Producers from *People’s Video Network* told FAIR at the time (*Extra!
Update*, 2/99 <https://fair.org/extra/sam-donaldson-hanging-judge/>) that
*ABC* not only used clips they’d recorded from Abu-Jamal without
permission, but they added layers of echo, making him sound, they said,
“like a cave-dwelling animal.”

No one was too surprised when it was revealed that in a letter asking
permission from the Pennsylvania Department of Corrections to interview
Abu-Jamal (a request that was denied), *20/20* pointed out that “we are
currently working in conjunction with Maureen Faulkner and the Philadelphia
Fraternal Order of Police” (*Extra! Update*, 2/99
The main story has been no story

After that, the main story has been non-coverage.

For instance, in 2006, when Abu-Jamal won the right to appeal on three
grounds—including a jury purged of Black people, the prosecutor lowering
jurors’ sense of responsibility by saying their decision “would not be
final,” and the fact that judge Albert Sabo was all kinds of
biased—the *Philadelphia
Daily News* told reporter Dave Lindorff that it was a “non-issue” (*Extra!*,
when a judge overturned the death sentence in 2001, the paper (12/19/01)
found time to editorialize: “Let Mumia Rot in Darkness.”

The late great media critic Ed Herman (*Extra!*, 9–10/00
<https://fair.org/extra/hometown-hostility/>) reported how the *Philadelphia
Inquirer* wouldn’t cover rallies and tribunals in support of Abu-Jamal,
calling them “stunts,” but when the Fraternal Order of Police bought a
full-page ad in the *New York Times*, that merited a story.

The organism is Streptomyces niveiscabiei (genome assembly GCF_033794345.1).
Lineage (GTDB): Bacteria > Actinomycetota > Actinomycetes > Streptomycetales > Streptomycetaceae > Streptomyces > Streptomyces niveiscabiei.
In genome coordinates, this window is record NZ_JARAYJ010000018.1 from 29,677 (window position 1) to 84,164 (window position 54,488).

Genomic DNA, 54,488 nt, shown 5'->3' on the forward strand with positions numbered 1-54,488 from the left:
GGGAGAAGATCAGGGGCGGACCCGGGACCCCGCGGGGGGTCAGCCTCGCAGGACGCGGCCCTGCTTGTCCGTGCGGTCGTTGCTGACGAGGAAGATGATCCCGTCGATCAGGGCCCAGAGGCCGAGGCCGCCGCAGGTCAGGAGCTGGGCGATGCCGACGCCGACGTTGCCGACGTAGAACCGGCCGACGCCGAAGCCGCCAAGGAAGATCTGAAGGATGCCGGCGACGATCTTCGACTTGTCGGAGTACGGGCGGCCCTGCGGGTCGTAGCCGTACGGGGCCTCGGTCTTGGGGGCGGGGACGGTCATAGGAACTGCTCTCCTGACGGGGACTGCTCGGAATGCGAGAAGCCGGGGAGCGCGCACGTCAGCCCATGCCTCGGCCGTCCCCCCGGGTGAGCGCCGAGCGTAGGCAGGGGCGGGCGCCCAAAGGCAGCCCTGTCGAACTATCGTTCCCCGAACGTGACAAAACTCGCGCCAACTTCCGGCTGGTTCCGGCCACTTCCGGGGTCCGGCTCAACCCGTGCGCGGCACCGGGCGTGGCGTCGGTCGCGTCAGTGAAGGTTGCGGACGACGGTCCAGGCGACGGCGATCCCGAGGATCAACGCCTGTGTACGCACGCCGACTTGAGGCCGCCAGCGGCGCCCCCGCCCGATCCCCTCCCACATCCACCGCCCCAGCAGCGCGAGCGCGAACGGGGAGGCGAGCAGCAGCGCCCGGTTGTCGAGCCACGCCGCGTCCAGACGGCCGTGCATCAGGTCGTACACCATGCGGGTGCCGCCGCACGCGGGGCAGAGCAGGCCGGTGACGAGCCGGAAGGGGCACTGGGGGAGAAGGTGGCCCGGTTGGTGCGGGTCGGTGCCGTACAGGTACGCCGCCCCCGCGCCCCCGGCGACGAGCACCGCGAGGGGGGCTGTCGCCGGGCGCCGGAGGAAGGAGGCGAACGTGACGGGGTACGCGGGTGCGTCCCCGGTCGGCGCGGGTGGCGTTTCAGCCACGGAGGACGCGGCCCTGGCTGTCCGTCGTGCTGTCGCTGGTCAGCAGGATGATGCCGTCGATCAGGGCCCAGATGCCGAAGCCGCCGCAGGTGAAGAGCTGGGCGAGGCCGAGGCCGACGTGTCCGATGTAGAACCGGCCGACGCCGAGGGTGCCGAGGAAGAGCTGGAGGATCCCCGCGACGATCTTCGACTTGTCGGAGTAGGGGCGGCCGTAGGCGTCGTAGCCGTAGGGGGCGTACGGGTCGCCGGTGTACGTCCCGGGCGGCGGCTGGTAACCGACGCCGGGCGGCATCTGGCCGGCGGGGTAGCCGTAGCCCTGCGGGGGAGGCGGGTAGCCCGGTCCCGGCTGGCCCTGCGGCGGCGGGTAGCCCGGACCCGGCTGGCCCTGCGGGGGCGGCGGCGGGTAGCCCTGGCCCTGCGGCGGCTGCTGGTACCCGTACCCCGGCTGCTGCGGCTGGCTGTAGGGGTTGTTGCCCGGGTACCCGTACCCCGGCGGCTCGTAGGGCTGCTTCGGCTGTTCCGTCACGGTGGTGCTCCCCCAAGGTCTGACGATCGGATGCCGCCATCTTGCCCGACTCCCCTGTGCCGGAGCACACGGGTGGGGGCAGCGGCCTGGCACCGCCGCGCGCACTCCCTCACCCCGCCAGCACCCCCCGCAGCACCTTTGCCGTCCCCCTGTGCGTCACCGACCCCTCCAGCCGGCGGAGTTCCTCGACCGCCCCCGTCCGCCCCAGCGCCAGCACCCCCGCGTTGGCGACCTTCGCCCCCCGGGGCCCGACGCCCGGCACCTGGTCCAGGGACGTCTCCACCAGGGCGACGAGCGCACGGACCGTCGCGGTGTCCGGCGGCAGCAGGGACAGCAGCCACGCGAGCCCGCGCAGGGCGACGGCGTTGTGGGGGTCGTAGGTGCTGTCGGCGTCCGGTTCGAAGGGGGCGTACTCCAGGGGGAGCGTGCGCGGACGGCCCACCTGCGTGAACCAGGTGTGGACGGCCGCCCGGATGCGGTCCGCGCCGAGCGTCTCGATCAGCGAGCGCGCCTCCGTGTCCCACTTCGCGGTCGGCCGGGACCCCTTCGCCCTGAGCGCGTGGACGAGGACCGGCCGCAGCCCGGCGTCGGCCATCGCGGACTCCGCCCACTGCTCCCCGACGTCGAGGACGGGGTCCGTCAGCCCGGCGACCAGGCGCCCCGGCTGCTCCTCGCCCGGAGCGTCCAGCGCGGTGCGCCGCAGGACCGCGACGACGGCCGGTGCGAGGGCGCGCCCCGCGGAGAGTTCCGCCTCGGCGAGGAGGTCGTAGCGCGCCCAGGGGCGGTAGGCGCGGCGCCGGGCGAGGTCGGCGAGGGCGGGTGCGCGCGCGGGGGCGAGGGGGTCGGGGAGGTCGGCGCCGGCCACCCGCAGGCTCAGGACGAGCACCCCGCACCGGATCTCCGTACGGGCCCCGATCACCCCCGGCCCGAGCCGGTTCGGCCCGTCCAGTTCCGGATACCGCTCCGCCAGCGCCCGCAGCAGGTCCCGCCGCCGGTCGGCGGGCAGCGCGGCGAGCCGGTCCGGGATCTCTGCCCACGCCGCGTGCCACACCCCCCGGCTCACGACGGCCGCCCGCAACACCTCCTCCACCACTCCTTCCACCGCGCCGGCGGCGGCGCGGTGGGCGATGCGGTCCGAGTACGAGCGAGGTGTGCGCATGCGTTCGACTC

In 2000, when Amnesty International declared that the original trial was
“deeply flawed,” the *Inky* (2/18/00) made it the fifth “news brief” on
page 2B.

But if Mumia Abu Jamal’s case is a non-issue that only celebrities care
about, why the active silencing?

[image: Extra!: Witness for the Prosecution]

*NPR‘s Scott Simon (8/19/99) “skillfully provided a brief for the
prosecution under the pretense of covering both sides” (Extra!, 11–12/95).*

In 1994, *NPR* cancelled plans for a series of commentaries from
Abu-Jamal—who is, after all, a journalist, a former head of the
Philadelphia Association of Black Journalists—after Senator Bob Dole
threatened their funding. They said it was because it was a “highly
polarized and political controversy”—which they proceeded to say nothing
about for the following year (*Extra!*, 11–12/95

When *Democracy Now!* prepared to air commentaries, station *KRTI*, out of
Philadelphia’s Temple University, cancelled the show and all of *Pacifica*
news (*Extra! Update*, 4/97 <http://wp.me/p2AI9o-nnth>), with a station VP
explaining: “What’s good enough for *NPR* is good enough for me.”

And when a Vermont college aired a taped commencement address from
Abu-Jamal, it led Philadelphia lawmakers to throw together something called
the Revictimization Relief Act, allowing crime victims  or prosecutors to
sue inmates whose behavior behind bars “creates mental anguish” for the
victims. Clearly unconstitutional, violating both free speech and due
process rights, it was dubbed the Silencing Act by many, who noted that it
didn’t just curtail prisoners’ right to speak, but journalists’ and all of
our rights to hear them (*FAIR.org*, 10/22/14

Media’s response was a shrug: The *New York Times* ran an *AP* piece (
with the headline “Pennsylvania: Gov Signs Law to Help Protect Crime

Elite media would have us believe they are engaged in a serious reckoning
with the racism of the US criminal justice system, that they care about
over-incarceration and prison conditions. And keeping people behind bars
just because powerful people want them there, and not due to the merits of
their case? Well, that’s what Other Countries do.

If only there were a case, 40 years’ worth of case, that would allow them
to explore those ideals—if not to do justice by Mumia Abu-Jamal (they can’t
return what’s been taken from him), then to do some semblance of justice by
their own claims of concern.